Filed under: Committees, Exhibitions

Audio of the 2011 CAA Centennial Session on “Feminism,” chaired by Norma Broude of American University and Griselda Pollock of the University of Leeds, has been uploaded to the website of Documenta, the major international art exhibition that takes place every five years in Kassel, Germany. The next one, Documenta 13, is scheduled for June 9–September 16, 2012, and its website has become a repository for news on preliminary events and happenings as well as a forum for discussing timely issues in the art world. Its artistic director, Carolyn Christov-Bakargiev, a panelist in the “Feminism” session, arranged to have the 2½-hour audio recording posted to the Documenta website, where it will be permanently archived and available to promote discussion among a worldwide array of visitors to that site.

The CAA session was organized as two panels: the first on “Attaining Full Equality: Women, Artists, Museums, and Markets,” moderated by Broude, and the second on “New Directions and International Perspectives in Feminist Art History,” led by Pollock. After four decades of feminist scholarship and political activism in the art world, and on the occasion of CAA’s centenary, the session brought together a cross-generational and international group of museum-affiliated curators, international art-fair and exhibition organizers, art-market experts, and art historians to share their perspectives on present accomplishments, institutional impediments, productive strategies, and future frontiers for feminism’s creative enterprise.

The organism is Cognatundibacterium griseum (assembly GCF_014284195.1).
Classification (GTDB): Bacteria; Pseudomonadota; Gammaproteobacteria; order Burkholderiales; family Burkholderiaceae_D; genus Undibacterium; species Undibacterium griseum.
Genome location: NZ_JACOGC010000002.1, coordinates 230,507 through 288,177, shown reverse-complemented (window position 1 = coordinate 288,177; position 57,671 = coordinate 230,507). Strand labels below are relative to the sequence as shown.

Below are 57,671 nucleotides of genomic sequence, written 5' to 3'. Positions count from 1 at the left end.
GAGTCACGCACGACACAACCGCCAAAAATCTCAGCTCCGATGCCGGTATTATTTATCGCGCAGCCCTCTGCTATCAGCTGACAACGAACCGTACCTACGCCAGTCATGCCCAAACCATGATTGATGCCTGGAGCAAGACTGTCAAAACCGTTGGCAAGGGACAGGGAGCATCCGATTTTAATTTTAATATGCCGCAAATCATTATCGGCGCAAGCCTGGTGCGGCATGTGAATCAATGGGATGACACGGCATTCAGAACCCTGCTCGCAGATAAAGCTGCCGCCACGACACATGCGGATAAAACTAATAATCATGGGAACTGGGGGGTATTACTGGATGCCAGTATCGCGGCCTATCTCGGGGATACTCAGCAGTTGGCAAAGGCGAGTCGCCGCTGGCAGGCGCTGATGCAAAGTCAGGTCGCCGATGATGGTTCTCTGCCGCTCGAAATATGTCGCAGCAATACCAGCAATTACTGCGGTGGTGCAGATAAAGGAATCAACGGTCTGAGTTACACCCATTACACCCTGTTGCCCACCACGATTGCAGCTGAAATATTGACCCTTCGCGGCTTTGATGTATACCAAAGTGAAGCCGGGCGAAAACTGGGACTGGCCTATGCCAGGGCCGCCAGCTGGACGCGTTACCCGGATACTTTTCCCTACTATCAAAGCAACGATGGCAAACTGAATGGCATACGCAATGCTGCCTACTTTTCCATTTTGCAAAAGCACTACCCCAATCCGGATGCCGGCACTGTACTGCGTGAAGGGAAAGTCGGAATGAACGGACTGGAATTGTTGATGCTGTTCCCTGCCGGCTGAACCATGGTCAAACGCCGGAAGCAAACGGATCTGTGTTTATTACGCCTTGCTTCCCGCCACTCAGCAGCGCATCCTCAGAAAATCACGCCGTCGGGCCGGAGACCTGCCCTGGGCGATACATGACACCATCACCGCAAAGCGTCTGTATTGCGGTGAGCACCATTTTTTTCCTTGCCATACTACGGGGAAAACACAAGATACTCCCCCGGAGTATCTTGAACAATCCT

Each month, CAA’s Committee on Women in the Arts produces a curated list, called CWA Picks, of recommended exhibitions and events related to feminist art and scholarship in North America and around the world.

The CWA Picks for May 2011 include an exhibition of new work by Uta Barth at the Art Institute of Chicago, a career-spanning survey for Loïs Mailou Jones at the Women’s Museum in Dallas, and a show at the Rock and Roll Hall of Fame and Museum in Cleveland, called Women Who Rock: Vision, Passion, Power.

In addition, two events—a graduate-student symposium and a lecture by Gail Levin—will take place next weekend (May 14–15) at the Brooklyn Museum in New York.

Check the archive of CWA Picks at the bottom of the page, as several museum and gallery shows listed in previous months may still be on view or touring.

Image: Chrissie Hynde’s jacket for the cover of the Pretenders’ self-titled debut album from 1980 (photograph provided by the Rock and Roll Hall of Fame and Museum)